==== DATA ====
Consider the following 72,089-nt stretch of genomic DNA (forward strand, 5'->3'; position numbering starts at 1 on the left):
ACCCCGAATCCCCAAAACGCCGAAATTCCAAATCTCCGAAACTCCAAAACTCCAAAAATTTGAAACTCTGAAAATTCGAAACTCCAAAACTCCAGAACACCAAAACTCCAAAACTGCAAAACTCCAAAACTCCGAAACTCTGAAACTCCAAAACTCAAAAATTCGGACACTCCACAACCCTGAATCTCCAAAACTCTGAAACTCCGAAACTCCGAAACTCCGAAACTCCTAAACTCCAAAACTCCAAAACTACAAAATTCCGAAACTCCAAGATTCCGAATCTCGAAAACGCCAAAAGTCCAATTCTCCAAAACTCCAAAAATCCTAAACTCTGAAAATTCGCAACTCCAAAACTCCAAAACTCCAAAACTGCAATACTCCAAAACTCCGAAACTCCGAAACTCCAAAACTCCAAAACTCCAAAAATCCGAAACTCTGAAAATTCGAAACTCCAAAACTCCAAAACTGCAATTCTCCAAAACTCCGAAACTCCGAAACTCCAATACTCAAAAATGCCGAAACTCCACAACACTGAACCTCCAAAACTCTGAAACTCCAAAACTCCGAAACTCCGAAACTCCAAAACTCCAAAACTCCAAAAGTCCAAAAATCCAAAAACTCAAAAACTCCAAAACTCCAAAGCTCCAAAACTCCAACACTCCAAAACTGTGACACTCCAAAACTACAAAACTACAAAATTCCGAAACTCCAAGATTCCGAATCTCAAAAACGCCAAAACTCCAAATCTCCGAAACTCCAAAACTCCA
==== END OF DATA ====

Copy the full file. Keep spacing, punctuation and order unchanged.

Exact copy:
Consider the following 72,089-nt stretch of genomic DNA (forward strand, 5'->3'; position numbering starts at 1 on the left):
ACCCCGAATCCCCAAAACGCCGAAATTCCAAATCTCCGAAACTCCAAAACTCCAAAAATTTGAAACTCTGAAAATTCGAAACTCCAAAACTCCAGAACACCAAAACTCCAAAACTGCAAAACTCCAAAACTCCGAAACTCTGAAACTCCAAAACTCAAAAATTCGGACACTCCACAACCCTGAATCTCCAAAACTCTGAAACTCCGAAACTCCGAAACTCCGAAACTCCTAAACTCCAAAACTCCAAAACTACAAAATTCCGAAACTCCAAGATTCCGAATCTCGAAAACGCCAAAAGTCCAATTCTCCAAAACTCCAAAAATCCTAAACTCTGAAAATTCGCAACTCCAAAACTCCAAAACTCCAAAACTGCAATACTCCAAAACTCCGAAACTCCGAAACTCCAAAACTCCAAAACTCCAAAAATCCGAAACTCTGAAAATTCGAAACTCCAAAACTCCAAAACTGCAATTCTCCAAAACTCCGAAACTCCGAAACTCCAATACTCAAAAATGCCGAAACTCCACAACACTGAACCTCCAAAACTCTGAAACTCCAAAACTCCGAAACTCCGAAACTCCAAAACTCCAAAACTCCAAAAGTCCAAAAATCCAAAAACTCAAAAACTCCAAAACTCCAAAGCTCCAAAACTCCAACACTCCAAAACTGTGACACTCCAAAACTACAAAACTACAAAATTCCGAAACTCCAAGATTCCGAATCTCAAAAACGCCAAAACTCCAAATCTCCGAAACTCCAAAACTCCA